Linked by Thom Holwerda on Tue 30th Jan 2018 23:36 UTC
Legal

Third party phone repair shops say that phone makers like Apple and game console makers like Sony and Microsoft have effectively monopolized repair, using their size and power to drive smaller companies out of business.

Verizon and Apple have worked in union to thwart such bills in several states, but traditionally don't like to publicly talk about their lobbying on this front. They now have another state to worry about, with Washington State considering their own right to repair bill, created in the wake of outrage over Apple's decision to throttle the performance of older phones to (Apple insists) protect device integrity in the wake of failing battery performance.

I've said it a million times by now, but I see no reason why computers should be treated any different than cars: PC and phone makers should be forced to publicise the necessary information to allow third-party repair shops to repair their devices, all without voiding warranty.

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RE: Comment by ahferroin7
by Gargyle on Wed 31st Jan 2018 14:08 UTC in reply to "Comment by ahferroin7"
Gargyle
Member since:
2015-03-27

I think I understand what you are trying to say, but the distinction between mechanical being simple and electronical being complicated and thus having more valuable designs is a silly one.

If only multiple car companies did not pour millions or even billions into the design of a car. Granted, it's not the same level of cash compared to what top-tier electronics manufacturing companies use to drown their R&D departments, but it's still far from "so simple it doesn't even require patenting or licensing".

Reply Parent Score: 5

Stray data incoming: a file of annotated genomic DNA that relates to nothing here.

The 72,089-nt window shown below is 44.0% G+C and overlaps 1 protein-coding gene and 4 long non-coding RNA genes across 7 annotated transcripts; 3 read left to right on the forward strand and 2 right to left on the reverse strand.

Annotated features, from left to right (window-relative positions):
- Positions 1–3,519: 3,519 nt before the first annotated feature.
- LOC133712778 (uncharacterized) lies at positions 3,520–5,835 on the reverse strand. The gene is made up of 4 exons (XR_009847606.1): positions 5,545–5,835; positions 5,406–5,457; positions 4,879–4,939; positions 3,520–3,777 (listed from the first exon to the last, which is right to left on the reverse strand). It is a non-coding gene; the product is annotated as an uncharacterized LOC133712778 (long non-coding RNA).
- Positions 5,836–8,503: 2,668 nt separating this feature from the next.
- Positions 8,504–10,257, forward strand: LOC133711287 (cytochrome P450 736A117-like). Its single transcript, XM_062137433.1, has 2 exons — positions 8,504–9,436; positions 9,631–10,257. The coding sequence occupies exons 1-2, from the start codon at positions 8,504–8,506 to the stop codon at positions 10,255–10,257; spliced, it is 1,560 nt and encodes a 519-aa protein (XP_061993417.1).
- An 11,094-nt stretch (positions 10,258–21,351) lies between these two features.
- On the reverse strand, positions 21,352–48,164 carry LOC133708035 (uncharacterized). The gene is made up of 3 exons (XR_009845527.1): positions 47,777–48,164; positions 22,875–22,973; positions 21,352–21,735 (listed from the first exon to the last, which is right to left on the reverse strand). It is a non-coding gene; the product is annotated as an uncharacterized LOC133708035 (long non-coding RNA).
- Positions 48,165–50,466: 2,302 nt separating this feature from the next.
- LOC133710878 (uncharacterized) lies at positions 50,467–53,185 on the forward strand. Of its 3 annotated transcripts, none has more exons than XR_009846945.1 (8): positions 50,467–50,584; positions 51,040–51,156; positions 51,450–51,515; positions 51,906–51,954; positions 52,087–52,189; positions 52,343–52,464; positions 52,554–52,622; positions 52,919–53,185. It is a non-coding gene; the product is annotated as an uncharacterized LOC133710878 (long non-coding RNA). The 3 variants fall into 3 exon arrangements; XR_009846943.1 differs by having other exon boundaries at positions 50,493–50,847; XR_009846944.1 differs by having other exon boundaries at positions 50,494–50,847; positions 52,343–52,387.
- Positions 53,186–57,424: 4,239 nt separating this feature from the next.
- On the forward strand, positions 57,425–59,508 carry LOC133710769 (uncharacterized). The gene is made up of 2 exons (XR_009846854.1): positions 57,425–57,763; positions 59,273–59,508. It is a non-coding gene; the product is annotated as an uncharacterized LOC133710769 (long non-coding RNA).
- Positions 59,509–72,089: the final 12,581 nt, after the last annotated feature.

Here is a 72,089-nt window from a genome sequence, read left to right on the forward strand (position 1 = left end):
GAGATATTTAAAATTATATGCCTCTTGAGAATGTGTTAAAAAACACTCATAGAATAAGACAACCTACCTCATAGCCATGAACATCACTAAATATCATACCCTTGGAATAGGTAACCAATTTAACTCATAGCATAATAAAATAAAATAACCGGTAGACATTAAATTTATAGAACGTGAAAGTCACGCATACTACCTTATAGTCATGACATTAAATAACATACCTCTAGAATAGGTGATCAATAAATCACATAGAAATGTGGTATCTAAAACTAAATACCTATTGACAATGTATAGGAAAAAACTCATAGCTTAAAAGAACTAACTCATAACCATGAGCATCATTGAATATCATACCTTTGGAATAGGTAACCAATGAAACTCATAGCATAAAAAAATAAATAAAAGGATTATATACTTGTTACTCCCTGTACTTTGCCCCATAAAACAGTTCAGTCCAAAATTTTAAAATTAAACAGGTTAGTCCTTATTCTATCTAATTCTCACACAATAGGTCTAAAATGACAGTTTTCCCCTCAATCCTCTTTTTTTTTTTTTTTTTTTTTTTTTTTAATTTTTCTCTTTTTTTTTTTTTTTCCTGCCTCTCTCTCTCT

RE[2]: Comment by ahferroin7
by ahferroin7 on Wed 31st Jan 2018 14:36 in reply to "RE: Comment by ahferroin7"
ahferroin7 Member since:
2015-10-30

I'm not saying it's simple enough to not require licensing. I'm saying there aren't any claimable intellectual property rights on the core design components (in other words, there are no patents or other intellectual property claims on what makes a car a car).

Anybody can design an internal combustion engine and not have to worry about getting hit with litigation, same with wheels, disc brakes, a transmission system, a steering system, etc. Mechanical components like that can't be copyrighted for anything other than decorative aspects (at least, they shouldn't be able to be, and in the case of automobiles they aren't), and they're sufficiently 'common knowledge' at this point that they also can't be patented unless they're a truly innovative reimplementation.

In contrast to that, pretty much everything inside an smart phone is protected by patents or copyright (yes, copyright, since apparently software isn't a functional component according to the US supreme court...). I can't go out and design a new smartphone from scratch without having to deal with either litigation or royalties from more than a dozen companies. Even if I were to go as far as designing the CPU, GPU, baseband processor, and other components all from scratch (which would take decades for what it's worth), I would still be dealing with litigation on at least the baseband processor and probably most of the other core components.

Reply Parent Score: 1

RE[3]: Comment by ahferroin7
by Gargyle on Wed 31st Jan 2018 15:06 in reply to "RE[2]: Comment by ahferroin7"
Gargyle Member since:
2015-03-27

You are right in that the core functionality of a car isn't patent or copyright encumbered, but you must realise that you need much more than that to be able to launch your new car onto the very strictly regulated markets of today.

Adhering to emission and safety standards isn't simple nor cheap to realise.

In the same way can you now make a product of the core functionality of a cpu, because the core x86 ISA patents (from the 386) have expired already. But being able to produce your simple and 'libre' 386 isn't anything meaningful in today's market where you need serious funds and a proper patent portfolio to actually get somewhere.

Edited 2018-01-31 15:06 UTC

Reply Parent Score: 3

RE[3]: Comment by ahferroin7
by zima on Sat 3rd Feb 2018 22:33 in reply to "RE[2]: Comment by ahferroin7"
zima Member since:
2005-07-06

Even if I were to go as far as designing the CPU, GPU, baseband processor, and other components all from scratch (which would take decades for what it's worth), I would still be dealing with litigation

If it would take decades, you probably wouldn't be dealing with litigation at this point... ;)

Reply Parent Score: 2